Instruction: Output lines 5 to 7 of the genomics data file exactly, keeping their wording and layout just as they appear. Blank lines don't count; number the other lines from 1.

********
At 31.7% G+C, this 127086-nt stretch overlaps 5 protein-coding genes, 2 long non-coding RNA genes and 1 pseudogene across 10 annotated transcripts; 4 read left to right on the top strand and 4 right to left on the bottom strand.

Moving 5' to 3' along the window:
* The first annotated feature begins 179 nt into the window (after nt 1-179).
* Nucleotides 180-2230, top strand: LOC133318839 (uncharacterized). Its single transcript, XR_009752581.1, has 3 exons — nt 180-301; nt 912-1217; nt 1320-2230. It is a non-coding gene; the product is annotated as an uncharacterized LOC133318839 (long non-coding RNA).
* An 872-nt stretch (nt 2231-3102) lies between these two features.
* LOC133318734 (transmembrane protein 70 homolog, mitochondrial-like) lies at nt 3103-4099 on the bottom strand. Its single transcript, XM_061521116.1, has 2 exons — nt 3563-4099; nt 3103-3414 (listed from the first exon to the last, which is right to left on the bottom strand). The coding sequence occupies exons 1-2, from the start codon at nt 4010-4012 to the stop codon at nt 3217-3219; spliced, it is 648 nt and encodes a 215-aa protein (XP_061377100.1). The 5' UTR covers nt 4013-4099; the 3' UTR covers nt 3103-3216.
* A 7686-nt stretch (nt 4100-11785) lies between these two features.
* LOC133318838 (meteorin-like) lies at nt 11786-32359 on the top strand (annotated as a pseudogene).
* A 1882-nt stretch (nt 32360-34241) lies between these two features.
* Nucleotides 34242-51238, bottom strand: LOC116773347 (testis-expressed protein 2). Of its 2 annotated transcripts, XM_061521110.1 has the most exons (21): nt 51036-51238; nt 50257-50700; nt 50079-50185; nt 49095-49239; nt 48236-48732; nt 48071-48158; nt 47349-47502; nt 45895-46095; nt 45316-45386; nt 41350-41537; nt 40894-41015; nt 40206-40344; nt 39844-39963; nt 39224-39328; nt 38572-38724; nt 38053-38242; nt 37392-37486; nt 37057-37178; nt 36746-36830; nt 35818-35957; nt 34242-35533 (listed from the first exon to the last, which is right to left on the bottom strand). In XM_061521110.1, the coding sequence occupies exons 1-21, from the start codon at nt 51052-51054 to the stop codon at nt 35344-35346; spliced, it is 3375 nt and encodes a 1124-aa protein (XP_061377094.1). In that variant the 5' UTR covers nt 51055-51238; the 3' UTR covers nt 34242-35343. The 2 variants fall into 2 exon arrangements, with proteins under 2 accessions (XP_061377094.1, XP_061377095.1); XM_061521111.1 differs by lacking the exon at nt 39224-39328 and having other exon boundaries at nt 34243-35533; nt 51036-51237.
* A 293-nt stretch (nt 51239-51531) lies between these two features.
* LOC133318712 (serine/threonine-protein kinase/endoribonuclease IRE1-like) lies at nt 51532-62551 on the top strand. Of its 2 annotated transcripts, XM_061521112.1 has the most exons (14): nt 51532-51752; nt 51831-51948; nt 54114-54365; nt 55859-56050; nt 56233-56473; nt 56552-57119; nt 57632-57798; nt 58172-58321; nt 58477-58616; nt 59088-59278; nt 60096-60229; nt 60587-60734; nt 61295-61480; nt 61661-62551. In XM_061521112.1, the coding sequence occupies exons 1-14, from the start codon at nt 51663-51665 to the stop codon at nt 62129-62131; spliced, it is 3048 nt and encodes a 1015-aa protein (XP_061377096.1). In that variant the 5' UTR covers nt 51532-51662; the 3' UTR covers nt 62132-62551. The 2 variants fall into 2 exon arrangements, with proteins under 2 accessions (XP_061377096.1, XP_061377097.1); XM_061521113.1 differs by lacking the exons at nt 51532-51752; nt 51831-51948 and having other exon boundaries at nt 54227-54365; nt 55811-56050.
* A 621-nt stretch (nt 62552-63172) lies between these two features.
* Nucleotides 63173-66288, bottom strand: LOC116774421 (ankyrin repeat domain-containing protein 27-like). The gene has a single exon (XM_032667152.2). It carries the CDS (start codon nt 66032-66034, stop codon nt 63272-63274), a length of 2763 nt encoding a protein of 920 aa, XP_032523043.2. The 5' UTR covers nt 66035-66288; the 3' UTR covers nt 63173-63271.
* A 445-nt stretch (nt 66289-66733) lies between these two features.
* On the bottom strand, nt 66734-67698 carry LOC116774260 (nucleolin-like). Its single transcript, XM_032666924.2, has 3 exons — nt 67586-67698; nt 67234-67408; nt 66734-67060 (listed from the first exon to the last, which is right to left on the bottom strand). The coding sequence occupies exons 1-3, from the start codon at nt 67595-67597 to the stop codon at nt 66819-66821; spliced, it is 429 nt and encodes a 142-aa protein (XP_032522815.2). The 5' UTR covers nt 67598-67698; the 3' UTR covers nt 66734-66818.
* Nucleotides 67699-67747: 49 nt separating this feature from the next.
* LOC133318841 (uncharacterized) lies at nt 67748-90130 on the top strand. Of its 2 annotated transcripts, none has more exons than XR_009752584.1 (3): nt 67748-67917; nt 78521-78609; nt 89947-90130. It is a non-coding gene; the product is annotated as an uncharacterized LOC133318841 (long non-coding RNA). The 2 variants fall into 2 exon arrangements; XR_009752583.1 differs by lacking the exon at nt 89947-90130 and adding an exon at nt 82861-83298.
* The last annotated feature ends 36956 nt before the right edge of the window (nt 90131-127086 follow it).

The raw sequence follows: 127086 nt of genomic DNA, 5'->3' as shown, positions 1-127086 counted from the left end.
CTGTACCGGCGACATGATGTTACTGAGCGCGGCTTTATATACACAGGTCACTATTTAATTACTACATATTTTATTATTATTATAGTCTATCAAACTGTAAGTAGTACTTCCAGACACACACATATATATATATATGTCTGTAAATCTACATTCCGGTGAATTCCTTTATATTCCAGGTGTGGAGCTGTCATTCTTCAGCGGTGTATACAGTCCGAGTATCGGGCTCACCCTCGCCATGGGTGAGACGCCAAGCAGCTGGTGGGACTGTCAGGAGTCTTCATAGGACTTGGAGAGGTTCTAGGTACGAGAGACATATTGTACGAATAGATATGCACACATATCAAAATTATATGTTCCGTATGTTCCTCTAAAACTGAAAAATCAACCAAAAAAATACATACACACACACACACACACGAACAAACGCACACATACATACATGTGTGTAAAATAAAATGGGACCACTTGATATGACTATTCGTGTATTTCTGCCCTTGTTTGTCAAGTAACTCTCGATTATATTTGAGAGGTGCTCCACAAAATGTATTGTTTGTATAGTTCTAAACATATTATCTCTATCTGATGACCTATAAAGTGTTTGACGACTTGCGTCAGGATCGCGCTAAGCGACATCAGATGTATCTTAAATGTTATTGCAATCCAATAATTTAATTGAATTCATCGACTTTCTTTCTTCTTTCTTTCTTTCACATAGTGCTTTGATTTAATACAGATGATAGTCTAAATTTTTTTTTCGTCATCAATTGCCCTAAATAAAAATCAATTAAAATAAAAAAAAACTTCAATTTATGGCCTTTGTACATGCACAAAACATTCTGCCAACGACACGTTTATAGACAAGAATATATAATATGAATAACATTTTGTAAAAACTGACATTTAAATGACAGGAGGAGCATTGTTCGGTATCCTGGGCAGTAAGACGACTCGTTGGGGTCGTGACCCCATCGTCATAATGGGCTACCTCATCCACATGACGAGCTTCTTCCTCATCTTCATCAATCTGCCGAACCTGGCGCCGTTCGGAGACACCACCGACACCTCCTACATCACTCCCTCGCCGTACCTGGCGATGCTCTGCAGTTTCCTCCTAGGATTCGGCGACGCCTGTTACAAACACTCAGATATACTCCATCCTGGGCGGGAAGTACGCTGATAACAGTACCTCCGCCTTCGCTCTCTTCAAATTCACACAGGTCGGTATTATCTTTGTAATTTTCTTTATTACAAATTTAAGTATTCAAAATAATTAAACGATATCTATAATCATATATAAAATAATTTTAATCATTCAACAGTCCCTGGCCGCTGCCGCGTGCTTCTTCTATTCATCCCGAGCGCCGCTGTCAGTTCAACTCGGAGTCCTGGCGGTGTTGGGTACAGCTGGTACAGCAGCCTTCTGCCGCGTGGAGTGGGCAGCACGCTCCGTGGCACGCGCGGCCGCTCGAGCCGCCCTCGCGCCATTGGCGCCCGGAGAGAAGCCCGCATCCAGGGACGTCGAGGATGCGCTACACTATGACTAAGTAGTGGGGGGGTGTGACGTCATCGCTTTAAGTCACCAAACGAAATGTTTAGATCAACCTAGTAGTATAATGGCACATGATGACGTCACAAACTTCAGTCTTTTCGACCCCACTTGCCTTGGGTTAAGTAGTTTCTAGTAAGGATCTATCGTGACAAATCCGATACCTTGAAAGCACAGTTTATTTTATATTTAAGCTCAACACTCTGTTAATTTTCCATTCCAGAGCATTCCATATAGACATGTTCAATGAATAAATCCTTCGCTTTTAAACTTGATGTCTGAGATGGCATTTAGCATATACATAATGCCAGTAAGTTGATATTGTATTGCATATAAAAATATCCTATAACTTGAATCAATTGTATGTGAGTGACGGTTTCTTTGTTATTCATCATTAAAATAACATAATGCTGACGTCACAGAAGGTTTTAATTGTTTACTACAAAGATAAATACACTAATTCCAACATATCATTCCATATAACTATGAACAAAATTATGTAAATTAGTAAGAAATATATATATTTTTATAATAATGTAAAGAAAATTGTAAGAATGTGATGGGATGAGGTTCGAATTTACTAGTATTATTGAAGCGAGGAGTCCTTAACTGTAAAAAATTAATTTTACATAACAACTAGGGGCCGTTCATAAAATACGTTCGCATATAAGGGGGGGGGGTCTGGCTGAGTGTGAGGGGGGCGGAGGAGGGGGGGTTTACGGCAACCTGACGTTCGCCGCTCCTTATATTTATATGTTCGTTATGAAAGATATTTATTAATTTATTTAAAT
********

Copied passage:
* An 872-nt stretch (nt 2231-3102) lies between these two features.
* LOC133318734 (transmembrane protein 70 homolog, mitochondrial-like) lies at nt 3103-4099 on the bottom strand. Its single transcript, XM_061521116.1, has 2 exons — nt 3563-4099; nt 3103-3414 (listed from the first exon to the last, which is right to left on the bottom strand). The coding sequence occupies exons 1-2, from the start codon at nt 4010-4012 to the stop codon at nt 3217-3219; spliced, it is 648 nt and encodes a 215-aa protein (XP_061377100.1). The 5' UTR covers nt 4013-4099; the 3' UTR covers nt 3103-3216.
* A 7686-nt stretch (nt 4100-11785) lies between these two features.